It is a good idea to gather all of your materials before starting this project. Wax can be messy. Spreading newspaper or freezer paper on the counter to create an easy to clean work space is advised.
- coconut oil
- essential oil – your choice of scent
You need clean beeswax to make melts. When buying commercial beeswax – it is usually clean and ready to use but you pay more for the convenience.
If you buy raw wax from a local beekeeper, be sure to clean the wax before using. You can even make your own solar wax melter for a few bucks. It is actually a rather fun thing to do with the kids as long you supervise to prevent cuts or burns.
When making beeswax projects, I measure my ingredients by net weight. A simple kitchen scale is perfect for the job.
Your measurements do not have to be exact here. We are not making “rocket fuel” or anything that requires precise computations.
If you do not have a scale – no worries. You can measure your ingredients and use a ratio. For example, in this recipe you want twice as much beeswax as coconut oil.
Coconut oil is semi-solid if the room is cool and becomes a liquid when temperatures are warm. But, even when solid it is easy to measure and use.
Essential Oils vs Fragrance Oils
Essential oils are easy to find and work well in most beeswax melt recipes. You can also purchase fragrance oils from crafting companies that are designed to work with melts.
Unbleached natural beeswax has a slight honey smell. If you want a different fragrance, choose a strong scent such as peppermint, pine needle or orange.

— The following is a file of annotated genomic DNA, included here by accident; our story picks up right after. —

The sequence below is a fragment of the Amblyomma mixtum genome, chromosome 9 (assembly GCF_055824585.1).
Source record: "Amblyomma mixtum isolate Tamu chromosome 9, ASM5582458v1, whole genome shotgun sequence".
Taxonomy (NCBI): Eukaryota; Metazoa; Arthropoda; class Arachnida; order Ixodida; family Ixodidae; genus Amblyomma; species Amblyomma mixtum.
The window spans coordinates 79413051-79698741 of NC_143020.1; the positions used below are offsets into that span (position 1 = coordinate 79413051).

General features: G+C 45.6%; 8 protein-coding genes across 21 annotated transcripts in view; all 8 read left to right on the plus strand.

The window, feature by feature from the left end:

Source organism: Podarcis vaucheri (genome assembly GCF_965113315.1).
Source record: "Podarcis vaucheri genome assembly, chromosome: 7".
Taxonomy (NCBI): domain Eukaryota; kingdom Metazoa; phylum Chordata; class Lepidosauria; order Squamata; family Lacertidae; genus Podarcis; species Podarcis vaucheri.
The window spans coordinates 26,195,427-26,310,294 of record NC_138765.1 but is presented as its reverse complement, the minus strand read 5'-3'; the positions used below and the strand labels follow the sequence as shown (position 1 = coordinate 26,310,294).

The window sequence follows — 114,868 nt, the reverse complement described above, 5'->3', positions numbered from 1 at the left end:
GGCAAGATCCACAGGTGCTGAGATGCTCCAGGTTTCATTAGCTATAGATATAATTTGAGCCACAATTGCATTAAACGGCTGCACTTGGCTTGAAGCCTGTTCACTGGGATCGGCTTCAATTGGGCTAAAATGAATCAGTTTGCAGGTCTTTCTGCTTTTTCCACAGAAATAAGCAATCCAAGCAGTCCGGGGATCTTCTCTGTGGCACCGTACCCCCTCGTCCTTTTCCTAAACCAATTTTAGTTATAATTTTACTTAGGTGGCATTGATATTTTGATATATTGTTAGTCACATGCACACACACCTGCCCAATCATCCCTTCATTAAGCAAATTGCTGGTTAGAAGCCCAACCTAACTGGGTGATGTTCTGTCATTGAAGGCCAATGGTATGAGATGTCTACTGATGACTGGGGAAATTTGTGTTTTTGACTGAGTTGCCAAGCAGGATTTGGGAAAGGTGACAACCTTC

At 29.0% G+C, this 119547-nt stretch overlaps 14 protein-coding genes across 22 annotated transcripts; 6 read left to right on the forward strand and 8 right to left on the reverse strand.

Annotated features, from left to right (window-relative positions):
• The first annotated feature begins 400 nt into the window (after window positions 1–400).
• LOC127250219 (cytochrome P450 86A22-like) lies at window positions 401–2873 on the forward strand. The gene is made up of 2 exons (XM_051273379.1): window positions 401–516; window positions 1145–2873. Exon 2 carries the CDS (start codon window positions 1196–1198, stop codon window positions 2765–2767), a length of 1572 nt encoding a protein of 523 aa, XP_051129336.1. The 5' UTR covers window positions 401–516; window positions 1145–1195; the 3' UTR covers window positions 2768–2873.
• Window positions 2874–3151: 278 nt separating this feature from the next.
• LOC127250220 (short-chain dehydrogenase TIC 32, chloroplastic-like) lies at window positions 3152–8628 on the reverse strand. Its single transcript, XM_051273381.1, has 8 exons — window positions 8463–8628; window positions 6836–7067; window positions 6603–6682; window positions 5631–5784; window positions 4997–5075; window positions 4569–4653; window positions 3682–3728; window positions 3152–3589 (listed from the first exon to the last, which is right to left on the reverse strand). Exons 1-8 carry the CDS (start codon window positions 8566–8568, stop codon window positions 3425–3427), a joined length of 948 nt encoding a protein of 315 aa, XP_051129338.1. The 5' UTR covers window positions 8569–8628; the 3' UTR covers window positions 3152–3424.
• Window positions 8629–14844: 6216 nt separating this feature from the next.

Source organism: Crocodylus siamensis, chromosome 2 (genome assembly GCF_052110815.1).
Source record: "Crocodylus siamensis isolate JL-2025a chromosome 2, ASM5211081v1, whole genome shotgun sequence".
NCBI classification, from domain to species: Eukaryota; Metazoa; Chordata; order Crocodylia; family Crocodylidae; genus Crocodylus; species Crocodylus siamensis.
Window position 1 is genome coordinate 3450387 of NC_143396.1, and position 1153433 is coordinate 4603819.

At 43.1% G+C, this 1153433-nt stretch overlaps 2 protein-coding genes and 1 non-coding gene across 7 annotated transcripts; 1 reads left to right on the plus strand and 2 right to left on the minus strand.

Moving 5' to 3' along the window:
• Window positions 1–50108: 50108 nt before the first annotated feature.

How Much Fragrance Oil to Use in Your Beeswax Melts
The type of fragrance oil or essential oil used will play a role in the amount needed. Also, personal preference matters too – you may not want a strong scent.
It is wise to begin with a small amount of fragrance – you can always add more. In general, fragrance oil should not exceed 6% or 1 ounce per pound of wax.
Using Your Homemade Melts
The easiest and most common way to use your melts is with a burner. They are specifically designed for this purpose and are not subject to over heating. Remember, we only need to melt the wax – it does not need to be boiling hot.
There are numerous styles of electric wax burners to chose from and they may be the safest option. However, some users enjoy the elegant clay burners with tealights.
Can you use a wax melt without a burner? Sure you can. Place your melts in a wide mouth glass jar (mason jar) and sit in a pot with water.
Gently heat the water until steaming and then set off the heat source. The wax should melt and release the fragrance into the room.
More Projects to Try
Want to try a similar project that’s bit different? These scented beeswax and soy tarts are a lot of fun. This project uses soy instead of coconut oil – they have a different melt behavior. It is fun to experiment.